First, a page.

GASNet will send a SIGQUIT signal to the node if it detects that a remote node has called gasnet_exit or crashed (in which case the node should catch the signal, perform any system-specific shutdown, then call gasnet_exit() to end the local node process). GASNet will also send a SIGQUIT signal if it detects that the job has received a different catchable terminate-the-program signal (e.g. SIGTERM, SIGINT) since some of these other signals may be meaningful (and non-fatal) to certain GASNet implementations.

Job Environment Queries

gasnet_mynode

gasnet_node_t gasnet_mynode ()

returns the unique, 0-based node index representing this node in the current GASNet job

gasnet_nodes

gasnet_node_t gasnet_nodes ()

returns the number of nodes in the current GASNet job

gasnet_getSegmentInfo
     typedef struct {
       void *addr;
       uintptr_t size;
     } gasnet_seginfo_t;
     

int gasnet_getSegmentInfo (gasnet_seginfo_t *seginfo_table, int numentries)

Query the segment base addresses and sizes for all the nodes in the job. seginfo_table is an array of gasnet_seginfo_t (and numentries is the number of entries in the table). GASNet fills in the table with the remote-access segment base address and size in bytes for each node whose index is less than numentries. The value of numentries is usually equal to gasnet_nodes(), but is permitted to be greater (in which case higher array entries are left untouched) or less (in which case the higher-numbered nodes are not reported). This is a non-collective operation. Returns GASNET_OK on success.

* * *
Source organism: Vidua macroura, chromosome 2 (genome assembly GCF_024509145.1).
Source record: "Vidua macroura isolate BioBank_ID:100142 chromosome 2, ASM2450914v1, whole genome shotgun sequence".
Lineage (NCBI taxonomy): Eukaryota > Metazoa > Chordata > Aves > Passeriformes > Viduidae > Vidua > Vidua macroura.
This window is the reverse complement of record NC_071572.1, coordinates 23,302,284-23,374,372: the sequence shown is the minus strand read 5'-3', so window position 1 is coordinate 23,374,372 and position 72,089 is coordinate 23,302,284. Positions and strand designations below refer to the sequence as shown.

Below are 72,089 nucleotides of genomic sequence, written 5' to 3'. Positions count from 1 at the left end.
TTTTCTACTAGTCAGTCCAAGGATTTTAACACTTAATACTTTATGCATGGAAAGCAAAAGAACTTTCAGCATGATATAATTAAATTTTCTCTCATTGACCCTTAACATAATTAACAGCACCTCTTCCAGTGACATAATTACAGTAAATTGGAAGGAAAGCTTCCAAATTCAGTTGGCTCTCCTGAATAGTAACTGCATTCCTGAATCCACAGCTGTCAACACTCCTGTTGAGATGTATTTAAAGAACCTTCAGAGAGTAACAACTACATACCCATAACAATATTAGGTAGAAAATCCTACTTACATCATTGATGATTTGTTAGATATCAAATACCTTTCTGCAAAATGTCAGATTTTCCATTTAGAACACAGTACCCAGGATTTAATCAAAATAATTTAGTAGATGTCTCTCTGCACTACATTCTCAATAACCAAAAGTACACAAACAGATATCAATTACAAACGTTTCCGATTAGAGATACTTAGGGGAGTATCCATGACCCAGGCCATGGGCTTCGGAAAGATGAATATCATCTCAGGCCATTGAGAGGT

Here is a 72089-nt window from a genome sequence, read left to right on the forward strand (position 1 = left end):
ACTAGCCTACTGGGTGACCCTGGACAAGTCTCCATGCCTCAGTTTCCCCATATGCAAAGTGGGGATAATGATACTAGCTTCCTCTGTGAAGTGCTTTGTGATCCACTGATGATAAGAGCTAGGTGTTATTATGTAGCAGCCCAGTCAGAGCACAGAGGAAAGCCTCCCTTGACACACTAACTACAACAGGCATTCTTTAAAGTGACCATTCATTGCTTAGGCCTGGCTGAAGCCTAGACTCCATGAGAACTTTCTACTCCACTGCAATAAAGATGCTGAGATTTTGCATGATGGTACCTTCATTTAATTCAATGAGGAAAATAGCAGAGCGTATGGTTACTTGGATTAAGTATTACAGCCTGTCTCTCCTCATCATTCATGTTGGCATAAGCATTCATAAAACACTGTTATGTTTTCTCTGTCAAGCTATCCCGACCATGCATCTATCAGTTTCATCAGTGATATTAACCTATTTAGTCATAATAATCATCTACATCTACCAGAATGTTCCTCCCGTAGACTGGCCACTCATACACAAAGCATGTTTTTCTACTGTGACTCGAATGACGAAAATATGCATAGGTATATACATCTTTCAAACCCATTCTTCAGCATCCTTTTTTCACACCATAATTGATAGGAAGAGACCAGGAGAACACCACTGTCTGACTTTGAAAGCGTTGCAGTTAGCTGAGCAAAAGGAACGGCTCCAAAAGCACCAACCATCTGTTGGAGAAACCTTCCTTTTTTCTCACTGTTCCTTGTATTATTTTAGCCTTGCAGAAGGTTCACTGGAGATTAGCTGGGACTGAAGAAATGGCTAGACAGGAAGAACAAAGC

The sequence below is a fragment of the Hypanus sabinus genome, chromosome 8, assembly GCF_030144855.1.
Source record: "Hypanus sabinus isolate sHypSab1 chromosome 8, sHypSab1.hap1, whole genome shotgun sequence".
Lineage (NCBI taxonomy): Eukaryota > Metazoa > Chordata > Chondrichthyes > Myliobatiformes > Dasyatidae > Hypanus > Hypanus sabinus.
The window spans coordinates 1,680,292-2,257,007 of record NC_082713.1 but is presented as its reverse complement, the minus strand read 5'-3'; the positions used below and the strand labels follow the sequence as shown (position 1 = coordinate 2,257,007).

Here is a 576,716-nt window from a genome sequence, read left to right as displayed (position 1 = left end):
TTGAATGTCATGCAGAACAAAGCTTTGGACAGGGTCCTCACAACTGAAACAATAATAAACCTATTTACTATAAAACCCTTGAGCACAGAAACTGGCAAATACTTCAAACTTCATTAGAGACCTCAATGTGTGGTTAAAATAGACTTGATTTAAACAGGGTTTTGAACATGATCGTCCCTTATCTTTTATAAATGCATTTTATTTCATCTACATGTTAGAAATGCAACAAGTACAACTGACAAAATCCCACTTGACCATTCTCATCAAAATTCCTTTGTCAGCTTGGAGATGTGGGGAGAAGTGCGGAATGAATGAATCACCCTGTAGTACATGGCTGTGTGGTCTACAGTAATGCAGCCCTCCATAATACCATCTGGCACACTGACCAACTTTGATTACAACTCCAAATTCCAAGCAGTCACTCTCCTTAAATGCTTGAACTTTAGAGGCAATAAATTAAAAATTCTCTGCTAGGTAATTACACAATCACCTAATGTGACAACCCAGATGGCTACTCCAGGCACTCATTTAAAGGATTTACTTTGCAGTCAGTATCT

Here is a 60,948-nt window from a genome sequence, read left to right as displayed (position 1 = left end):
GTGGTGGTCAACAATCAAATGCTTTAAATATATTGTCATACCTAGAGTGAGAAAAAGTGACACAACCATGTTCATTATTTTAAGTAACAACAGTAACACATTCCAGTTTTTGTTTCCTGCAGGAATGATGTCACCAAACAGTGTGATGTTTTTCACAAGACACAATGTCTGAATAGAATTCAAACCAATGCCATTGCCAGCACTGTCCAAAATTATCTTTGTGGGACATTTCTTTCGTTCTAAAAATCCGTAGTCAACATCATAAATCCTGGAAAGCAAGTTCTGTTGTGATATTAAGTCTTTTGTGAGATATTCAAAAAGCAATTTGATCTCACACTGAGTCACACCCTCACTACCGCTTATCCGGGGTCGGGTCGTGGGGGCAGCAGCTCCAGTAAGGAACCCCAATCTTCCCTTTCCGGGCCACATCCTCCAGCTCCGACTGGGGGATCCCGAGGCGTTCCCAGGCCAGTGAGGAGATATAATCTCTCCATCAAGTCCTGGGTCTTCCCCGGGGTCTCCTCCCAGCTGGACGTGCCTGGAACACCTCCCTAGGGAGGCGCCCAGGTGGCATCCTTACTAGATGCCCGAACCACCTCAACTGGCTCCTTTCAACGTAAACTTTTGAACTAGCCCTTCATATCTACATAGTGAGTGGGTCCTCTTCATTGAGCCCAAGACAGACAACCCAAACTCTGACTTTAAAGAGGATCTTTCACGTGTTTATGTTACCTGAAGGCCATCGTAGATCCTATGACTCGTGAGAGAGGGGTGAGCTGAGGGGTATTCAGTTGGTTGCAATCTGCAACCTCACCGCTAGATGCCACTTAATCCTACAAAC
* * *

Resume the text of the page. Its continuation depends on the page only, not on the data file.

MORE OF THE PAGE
Note that when GASNET_ALIGNED_SEGMENTS=1, the base addresses are guaranteed to be equal (i.e. all remote-access segments start at the same virtual addresses). However, in any case the segment sizes may differ across nodes, and specifically they may differ from the size requested by the client in the gasnet_attach() size hint.

gasnet_getenv

char * gasnet_getenv (const char *name)

Has the same semantics as the POSIX getenv() call, except it queries the system-specific environment which was used to spawn the job (e.g. the environment of the spawning console). Calling POSIX getenv() directly on some implementations may not correctly return values reflecting the environment that initiated the job spawn, consequently GASNet clients wishing to query a consistent snapshot of the spawning environment across nodes should never call getenv() directly. The semantics of POSIX setenv() are undefined in GASNet jobs (specifically, it will probably fail to propagate changes across nodes).